Within the conservation and production objectives that form the current Farm Bill, there are a range of options that encourage uniquely tailored farm plans for each farm and landowner (LO) situation. In this attempt to predict use of one option, the Conservation Reserve Program (CRP), three broad sets of farm structure variables were employed. These were farming scale, planning horizon, and farm specialization. A two-stage systematic sample of 437 farm parcels from county ASCS lists resulted in 187 land owner interviews for discriminant analysis. Participation in CRP was most discriminated by two farm size variables--crop acres and gross farm income. Among CRP participants, prediction of forestry versus permanent pasture options was dominated by planning horizon variables. Among non-users, lack of information was most discriminated by LOs specializing in nonruminant animal production, and farms located in the most urbanized county (Montgomery). However, the poorly informed were negatively discriminated by crop and soybean acres. While the discriminating variables were different in each analysis, about 80 percent of the cases were correctly classified in each of the three dimensions of CRP participation by the discriminant function based on the seven independent variables.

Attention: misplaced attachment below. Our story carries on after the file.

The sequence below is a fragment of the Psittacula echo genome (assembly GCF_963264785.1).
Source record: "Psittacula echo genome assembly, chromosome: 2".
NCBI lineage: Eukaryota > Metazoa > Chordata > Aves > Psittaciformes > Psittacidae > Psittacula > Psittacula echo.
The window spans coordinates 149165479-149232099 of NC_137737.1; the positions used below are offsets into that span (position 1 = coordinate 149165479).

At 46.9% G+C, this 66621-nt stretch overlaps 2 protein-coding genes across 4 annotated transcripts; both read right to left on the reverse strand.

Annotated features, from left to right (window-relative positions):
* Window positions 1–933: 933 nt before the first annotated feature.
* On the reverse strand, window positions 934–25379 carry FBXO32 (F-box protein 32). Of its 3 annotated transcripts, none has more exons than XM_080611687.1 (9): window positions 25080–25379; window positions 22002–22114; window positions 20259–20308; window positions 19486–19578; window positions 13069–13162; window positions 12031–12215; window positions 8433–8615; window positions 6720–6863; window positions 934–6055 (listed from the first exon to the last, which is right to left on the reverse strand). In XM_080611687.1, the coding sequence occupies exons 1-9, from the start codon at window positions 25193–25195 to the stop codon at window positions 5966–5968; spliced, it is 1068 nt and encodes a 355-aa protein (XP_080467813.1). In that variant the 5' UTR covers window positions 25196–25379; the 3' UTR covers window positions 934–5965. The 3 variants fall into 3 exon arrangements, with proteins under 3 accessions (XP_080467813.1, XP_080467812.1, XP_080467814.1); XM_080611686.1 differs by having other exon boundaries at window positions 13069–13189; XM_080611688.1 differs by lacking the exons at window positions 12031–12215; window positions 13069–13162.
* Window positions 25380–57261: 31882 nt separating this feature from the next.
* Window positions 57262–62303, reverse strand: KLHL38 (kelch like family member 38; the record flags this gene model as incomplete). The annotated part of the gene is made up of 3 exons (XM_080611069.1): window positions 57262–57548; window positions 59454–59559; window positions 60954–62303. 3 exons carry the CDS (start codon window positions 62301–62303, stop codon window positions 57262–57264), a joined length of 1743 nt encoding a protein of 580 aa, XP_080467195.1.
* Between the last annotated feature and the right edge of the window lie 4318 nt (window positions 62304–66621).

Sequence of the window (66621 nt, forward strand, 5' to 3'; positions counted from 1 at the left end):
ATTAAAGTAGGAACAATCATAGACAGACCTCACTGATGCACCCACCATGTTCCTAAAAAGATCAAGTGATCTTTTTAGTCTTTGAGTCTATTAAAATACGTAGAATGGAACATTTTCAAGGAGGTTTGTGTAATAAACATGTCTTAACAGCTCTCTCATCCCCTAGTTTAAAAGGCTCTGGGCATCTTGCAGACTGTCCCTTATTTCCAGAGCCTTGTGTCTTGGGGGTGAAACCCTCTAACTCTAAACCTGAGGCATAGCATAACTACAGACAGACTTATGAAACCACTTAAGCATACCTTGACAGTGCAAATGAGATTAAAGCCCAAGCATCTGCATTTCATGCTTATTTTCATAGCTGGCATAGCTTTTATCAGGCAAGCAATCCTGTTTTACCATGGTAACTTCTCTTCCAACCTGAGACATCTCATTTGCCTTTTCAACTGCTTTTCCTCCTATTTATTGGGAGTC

Kairumba, Joseph, and Gerald Wheelock. 1990. "Farm Structure and Use of the Conservation Reserve Program of the 1985 Farm Bill." Journal of Rural Social Sciences, 07(1): Article 8. Available at: https://egrove.olemiss.edu/jrss/vol07/iss1/8